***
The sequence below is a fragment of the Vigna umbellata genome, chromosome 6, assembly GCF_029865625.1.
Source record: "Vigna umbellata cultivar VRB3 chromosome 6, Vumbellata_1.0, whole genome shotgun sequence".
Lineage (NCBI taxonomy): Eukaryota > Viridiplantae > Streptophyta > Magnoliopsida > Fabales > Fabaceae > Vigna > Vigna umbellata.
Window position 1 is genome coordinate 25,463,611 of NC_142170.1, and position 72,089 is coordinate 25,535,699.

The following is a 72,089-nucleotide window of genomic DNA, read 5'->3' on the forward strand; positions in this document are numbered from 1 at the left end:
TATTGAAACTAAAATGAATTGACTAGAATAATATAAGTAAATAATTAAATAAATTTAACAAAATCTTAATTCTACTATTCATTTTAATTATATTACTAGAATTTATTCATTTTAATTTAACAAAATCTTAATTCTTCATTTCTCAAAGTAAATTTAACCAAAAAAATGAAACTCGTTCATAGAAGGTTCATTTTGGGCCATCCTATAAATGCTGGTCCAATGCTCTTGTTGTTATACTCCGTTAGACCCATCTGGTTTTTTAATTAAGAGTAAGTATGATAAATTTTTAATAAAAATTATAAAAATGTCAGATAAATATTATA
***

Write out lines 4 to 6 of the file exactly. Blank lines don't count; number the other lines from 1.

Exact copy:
Window position 1 is genome coordinate 25,463,611 of NC_142170.1, and position 72,089 is coordinate 25,535,699.

The following is a 72,089-nucleotide window of genomic DNA, read 5'->3' on the forward strand; positions in this document are numbered from 1 at the left end:
TATTGAAACTAAAATGAATTGACTAGAATAATATAAGTAAATAATTAAATAAATTTAACAAAATCTTAATTCTACTATTCATTTTAATTATATTACTAGAATTTATTCATTTTAATTTAACAAAATCTTAATTCTTCATTTCTCAAAGTAAATTTAACCAAAAAAATGAAACTCGTTCATAGAAGGTTCATTTTGGGCCATCCTATAAATGCTGGTCCAATGCTCTTGTTGTTATACTCCGTTAGACCCATCTGGTTTTTTAATTAAGAGTAAGTATGATAAATTTTTAATAAAAATTATAAAAATGTCAGATAAATATTATA